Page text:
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This article was published 17/5/2018 (520 days ago), so information in it may no longer be current.
Drew Wolitarsky remembers the catch, and doesn’t need to embellish its degree of difficulty or torque its significance to the team.
It meant plenty to the Winnipeg Blue Bombers receiver just as it happened, not only as a starting point to his career with a CFL offence, but as a sign of bigger things to come.
"First play on offence, I swear, very first play," Wolitarsky, speaking Thursday with reporters on the end-zone turf at Investors Group Field, said with a grin. "I’d play some more special teams, but that was my first snap with the offence. Dom (Dominique Davis) was quarterback. I came around, 15-yard dig, a gap opened up and, honestly, I just knew it was coming to me, and I’m like, ‘OK, here it comes. Just catch it.’"
That’s exactly what he did, hauling in the toss from the now-departed quarterback for a first down during what would eventually be an entirely forgettable 30-13 defeat to the Hamilton Tiger-Cats in early October.
"It was cool to know that was my first-ever professional catch," Wolitarsky, a participant at Bombers rookie camp this week, said. "It gives you a taste, right?"
That reception stoked his appetite for what could possibly be on deck for the 23-year-old from Santa Clara, Calif., and he’s aiming to make far more crucial plays for the Blue Bombers during the 2018 season.
An opportunity at the wideout position is there for the taking for Wolitarsky, 6-3, 220 pounds, who had a stellar college career at the University of Minnesota. Winnipeg is hoping to go with two Canadian receivers, including Nic Demski, who looks to have a lock on the slotback position.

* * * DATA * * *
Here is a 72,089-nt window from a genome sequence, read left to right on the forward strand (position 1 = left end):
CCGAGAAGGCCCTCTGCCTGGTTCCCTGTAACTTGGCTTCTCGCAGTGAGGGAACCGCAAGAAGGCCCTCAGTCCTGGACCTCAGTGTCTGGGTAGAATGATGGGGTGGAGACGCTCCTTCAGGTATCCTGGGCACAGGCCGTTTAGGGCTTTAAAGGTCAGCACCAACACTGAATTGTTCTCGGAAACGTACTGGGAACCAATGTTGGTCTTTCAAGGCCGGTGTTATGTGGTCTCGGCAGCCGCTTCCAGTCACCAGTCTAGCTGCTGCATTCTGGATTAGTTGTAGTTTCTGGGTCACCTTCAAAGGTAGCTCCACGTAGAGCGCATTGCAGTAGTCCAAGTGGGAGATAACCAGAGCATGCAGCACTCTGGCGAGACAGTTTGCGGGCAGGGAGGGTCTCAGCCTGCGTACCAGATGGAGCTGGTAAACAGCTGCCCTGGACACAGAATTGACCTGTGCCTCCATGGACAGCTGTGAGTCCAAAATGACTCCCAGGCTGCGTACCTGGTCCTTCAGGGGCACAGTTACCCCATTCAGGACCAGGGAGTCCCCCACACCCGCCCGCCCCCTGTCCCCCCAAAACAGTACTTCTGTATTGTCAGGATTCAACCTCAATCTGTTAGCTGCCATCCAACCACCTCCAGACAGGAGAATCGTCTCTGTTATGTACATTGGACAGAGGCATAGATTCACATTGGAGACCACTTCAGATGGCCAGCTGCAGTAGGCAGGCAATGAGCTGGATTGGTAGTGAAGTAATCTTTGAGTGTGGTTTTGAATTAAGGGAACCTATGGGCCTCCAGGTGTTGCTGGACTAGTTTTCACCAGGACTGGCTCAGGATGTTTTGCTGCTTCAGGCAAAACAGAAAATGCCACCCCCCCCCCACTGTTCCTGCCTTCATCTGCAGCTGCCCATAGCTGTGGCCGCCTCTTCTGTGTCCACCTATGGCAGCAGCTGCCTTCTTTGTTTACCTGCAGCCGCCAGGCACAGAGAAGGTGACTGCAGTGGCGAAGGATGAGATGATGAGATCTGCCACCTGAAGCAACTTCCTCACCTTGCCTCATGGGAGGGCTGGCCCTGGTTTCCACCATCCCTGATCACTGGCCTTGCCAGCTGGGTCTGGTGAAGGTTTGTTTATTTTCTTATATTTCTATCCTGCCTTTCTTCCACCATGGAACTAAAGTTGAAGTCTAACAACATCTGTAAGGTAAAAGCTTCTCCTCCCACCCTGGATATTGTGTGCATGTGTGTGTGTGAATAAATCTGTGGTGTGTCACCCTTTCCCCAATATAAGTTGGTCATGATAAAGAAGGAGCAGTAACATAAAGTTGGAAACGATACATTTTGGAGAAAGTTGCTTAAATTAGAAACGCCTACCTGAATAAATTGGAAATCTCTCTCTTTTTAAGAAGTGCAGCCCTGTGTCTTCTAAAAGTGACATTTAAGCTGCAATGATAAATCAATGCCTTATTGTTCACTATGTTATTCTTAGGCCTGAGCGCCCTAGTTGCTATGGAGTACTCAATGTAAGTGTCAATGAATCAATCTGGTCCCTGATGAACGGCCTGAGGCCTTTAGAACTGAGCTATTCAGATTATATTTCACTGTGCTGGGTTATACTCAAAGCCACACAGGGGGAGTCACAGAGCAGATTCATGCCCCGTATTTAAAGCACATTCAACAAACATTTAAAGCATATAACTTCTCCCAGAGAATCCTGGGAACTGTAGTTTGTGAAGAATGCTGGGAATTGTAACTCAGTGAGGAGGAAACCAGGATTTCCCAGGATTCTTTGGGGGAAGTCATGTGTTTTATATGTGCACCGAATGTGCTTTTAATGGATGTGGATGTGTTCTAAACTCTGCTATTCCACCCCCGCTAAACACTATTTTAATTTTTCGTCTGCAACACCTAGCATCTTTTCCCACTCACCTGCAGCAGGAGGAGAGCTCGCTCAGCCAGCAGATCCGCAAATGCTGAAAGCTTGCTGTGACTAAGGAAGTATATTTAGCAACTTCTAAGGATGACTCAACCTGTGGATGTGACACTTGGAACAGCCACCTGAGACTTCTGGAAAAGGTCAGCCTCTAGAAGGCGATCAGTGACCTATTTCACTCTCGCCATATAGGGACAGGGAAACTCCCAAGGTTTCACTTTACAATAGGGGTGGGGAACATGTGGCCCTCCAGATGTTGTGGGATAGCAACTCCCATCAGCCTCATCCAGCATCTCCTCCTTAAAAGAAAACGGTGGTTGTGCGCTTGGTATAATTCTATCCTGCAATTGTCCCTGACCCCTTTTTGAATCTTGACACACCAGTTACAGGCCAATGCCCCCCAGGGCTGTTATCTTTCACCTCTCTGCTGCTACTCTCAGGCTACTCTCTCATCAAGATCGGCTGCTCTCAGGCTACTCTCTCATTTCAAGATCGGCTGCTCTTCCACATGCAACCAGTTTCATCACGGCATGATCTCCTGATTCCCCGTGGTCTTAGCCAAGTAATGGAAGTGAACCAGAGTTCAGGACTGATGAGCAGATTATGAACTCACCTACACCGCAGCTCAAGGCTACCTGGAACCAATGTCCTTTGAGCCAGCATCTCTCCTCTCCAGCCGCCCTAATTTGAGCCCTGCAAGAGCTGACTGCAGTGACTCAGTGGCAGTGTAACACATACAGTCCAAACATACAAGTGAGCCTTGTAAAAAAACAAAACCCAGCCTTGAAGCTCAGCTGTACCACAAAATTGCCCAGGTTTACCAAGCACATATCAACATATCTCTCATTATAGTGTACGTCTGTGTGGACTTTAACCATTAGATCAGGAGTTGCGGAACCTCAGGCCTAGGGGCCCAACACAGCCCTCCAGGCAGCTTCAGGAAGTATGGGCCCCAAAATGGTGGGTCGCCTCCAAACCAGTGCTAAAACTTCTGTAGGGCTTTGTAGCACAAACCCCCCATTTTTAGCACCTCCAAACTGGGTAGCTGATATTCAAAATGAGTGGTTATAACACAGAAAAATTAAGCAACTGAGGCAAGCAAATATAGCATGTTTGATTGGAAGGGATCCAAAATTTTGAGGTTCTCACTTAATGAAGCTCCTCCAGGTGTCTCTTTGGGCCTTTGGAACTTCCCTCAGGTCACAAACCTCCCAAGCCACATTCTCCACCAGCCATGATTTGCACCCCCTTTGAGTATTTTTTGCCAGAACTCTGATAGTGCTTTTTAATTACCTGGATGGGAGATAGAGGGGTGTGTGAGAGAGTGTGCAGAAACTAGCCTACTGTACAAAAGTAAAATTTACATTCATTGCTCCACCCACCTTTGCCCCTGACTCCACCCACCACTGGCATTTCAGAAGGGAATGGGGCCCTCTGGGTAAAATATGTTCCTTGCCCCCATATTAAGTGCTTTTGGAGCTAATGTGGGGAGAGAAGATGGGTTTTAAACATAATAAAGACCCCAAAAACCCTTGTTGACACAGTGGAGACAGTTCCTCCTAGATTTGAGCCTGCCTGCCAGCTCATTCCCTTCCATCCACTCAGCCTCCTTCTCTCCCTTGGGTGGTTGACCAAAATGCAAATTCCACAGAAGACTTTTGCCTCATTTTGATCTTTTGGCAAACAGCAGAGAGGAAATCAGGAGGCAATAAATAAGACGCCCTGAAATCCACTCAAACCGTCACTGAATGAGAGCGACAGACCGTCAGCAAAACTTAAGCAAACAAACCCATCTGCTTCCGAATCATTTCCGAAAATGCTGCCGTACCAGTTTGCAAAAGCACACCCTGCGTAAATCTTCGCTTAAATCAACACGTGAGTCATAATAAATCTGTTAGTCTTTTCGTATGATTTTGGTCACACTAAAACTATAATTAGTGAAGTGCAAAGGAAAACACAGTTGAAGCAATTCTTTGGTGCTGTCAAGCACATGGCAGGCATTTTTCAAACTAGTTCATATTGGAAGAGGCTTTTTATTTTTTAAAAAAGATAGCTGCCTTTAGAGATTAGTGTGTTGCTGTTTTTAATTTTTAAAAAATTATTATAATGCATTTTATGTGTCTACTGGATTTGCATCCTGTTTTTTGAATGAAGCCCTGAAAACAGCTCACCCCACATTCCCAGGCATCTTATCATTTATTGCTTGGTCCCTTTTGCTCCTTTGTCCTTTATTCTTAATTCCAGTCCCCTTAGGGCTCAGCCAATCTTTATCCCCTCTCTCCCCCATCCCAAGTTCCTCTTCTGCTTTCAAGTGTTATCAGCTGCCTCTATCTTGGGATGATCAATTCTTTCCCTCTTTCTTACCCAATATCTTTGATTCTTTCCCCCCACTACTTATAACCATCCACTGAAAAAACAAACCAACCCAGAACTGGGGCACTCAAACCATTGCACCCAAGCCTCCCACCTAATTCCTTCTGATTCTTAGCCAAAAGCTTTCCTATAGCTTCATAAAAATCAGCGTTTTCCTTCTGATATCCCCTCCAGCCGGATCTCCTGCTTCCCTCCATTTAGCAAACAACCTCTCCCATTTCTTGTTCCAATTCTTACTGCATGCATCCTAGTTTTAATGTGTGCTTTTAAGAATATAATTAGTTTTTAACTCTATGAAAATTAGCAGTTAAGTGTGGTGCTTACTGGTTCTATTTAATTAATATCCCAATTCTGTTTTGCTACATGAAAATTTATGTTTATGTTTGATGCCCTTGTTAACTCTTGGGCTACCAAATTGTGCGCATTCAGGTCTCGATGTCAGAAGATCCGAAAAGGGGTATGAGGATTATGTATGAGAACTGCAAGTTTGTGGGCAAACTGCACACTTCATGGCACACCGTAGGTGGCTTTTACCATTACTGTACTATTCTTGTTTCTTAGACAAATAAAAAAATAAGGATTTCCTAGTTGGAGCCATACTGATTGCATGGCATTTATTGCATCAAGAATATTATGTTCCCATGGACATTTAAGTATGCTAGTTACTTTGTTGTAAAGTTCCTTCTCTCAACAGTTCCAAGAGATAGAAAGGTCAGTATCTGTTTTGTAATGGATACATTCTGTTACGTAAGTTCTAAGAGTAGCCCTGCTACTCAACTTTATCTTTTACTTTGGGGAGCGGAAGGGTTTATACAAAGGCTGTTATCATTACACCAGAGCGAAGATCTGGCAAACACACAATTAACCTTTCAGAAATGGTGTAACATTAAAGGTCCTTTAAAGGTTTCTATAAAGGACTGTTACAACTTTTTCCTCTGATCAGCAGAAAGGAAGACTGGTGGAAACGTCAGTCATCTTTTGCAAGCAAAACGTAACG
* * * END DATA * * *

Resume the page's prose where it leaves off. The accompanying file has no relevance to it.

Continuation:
Wolitarsky, chosen in the CFL’s supplemental draft last June, spent the bulk of the 2017 campaign on the practice roster before dressing for five games in the fall. He turned some heads at the team’s April mini-camp, and the misfortune of Matt Coates — who broke his foot during an off-season workout and was released — immediately improved his odds of getting a starting job.
None of that matters if he fails to seize the opportunity this spring.
"I took the off-season and really got prepared, because I knew they were going to be looking for some guys to compete. And I felt like that was me," Wolitarsky said. "The credo of this group isn’t to just catch the football, it’s to score. It’s to push yourself past the norm. It’s to memorize every play, know everything about this team, and I really respect that and it’s something I want to be a part of.
"There are so many great character dudes here, from the coaches all the way to the third-string players. That’s something I really appreciate about this place, and it’s not like that everywhere. I’m really honoured to be here."
Wolitarsky admitted he was a pretty shy kid during his first foray into the locker room last season, barely getting the courage up to speak with No. 1 QB Matt Nichols.